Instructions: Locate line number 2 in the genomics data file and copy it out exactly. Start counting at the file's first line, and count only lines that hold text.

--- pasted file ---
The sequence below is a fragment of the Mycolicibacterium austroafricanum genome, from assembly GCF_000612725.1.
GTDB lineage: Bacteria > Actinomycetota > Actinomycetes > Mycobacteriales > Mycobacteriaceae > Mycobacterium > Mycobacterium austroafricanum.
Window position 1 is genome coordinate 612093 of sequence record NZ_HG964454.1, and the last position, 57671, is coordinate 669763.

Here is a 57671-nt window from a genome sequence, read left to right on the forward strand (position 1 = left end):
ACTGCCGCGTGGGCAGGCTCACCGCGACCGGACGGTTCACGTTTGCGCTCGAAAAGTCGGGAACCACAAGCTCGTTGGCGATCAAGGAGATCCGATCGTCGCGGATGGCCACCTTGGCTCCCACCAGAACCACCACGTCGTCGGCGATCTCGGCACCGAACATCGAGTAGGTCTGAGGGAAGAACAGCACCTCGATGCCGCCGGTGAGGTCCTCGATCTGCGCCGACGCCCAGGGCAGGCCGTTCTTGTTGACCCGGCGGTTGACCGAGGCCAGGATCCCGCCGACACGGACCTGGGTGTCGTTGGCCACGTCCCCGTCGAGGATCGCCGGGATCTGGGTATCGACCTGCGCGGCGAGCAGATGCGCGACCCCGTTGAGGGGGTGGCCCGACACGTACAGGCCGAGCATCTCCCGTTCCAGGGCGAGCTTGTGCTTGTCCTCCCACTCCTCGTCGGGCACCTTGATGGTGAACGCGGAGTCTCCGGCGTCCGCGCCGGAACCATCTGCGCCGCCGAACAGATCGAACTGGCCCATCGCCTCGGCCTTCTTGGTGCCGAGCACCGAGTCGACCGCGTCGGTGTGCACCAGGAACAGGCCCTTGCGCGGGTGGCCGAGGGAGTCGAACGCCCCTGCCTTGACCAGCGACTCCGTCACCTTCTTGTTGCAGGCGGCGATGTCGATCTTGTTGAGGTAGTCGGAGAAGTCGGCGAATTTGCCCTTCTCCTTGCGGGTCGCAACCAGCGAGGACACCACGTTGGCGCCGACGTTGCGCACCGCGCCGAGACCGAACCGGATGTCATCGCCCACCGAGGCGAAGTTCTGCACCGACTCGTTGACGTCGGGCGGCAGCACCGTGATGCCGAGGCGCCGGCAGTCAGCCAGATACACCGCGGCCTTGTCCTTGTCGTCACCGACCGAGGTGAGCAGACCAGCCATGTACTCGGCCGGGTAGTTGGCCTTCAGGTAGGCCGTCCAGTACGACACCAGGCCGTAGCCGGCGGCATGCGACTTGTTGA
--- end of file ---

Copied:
GTDB lineage: Bacteria > Actinomycetota > Actinomycetes > Mycobacteriales > Mycobacteriaceae > Mycobacterium > Mycobacterium austroafricanum.